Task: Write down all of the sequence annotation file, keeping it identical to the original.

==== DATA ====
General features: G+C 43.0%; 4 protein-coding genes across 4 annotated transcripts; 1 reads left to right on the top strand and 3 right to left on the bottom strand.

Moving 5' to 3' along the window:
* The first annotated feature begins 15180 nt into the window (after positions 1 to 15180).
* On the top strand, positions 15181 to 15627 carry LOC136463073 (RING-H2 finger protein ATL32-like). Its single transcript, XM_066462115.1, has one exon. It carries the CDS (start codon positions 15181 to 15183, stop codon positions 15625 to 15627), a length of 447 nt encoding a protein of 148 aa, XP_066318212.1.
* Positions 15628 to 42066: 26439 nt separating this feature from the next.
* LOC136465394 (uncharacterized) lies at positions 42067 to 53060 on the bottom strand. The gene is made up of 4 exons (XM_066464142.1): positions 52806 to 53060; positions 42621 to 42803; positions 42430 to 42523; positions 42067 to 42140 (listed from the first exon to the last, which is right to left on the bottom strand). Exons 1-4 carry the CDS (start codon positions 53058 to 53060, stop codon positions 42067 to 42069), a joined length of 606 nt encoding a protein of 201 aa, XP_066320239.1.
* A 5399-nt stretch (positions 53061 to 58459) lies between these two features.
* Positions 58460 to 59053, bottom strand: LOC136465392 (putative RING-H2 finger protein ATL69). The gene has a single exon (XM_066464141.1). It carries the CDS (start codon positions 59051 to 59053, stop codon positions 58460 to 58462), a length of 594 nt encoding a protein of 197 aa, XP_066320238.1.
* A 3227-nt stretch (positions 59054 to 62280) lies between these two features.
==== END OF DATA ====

General features: G+C 43.0%; 4 protein-coding genes across 4 annotated transcripts; 1 reads left to right on the top strand and 3 right to left on the bottom strand.

Moving 5' to 3' along the window:
* The first annotated feature begins 15180 nt into the window (after positions 1 to 15180).
* On the top strand, positions 15181 to 15627 carry LOC136463073 (RING-H2 finger protein ATL32-like). Its single transcript, XM_066462115.1, has one exon. It carries the CDS (start codon positions 15181 to 15183, stop codon positions 15625 to 15627), a length of 447 nt encoding a protein of 148 aa, XP_066318212.1.
* Positions 15628 to 42066: 26439 nt separating this feature from the next.
* LOC136465394 (uncharacterized) lies at positions 42067 to 53060 on the bottom strand. The gene is made up of 4 exons (XM_066464142.1): positions 52806 to 53060; positions 42621 to 42803; positions 42430 to 42523; positions 42067 to 42140 (listed from the first exon to the last, which is right to left on the bottom strand). Exons 1-4 carry the CDS (start codon positions 53058 to 53060, stop codon positions 42067 to 42069), a joined length of 606 nt encoding a protein of 201 aa, XP_066320239.1.
* A 5399-nt stretch (positions 53061 to 58459) lies between these two features.
* Positions 58460 to 59053, bottom strand: LOC136465392 (putative RING-H2 finger protein ATL69). The gene has a single exon (XM_066464141.1). It carries the CDS (start codon positions 59051 to 59053, stop codon positions 58460 to 58462), a length of 594 nt encoding a protein of 197 aa, XP_066320238.1.
* A 3227-nt stretch (positions 59054 to 62280) lies between these two features.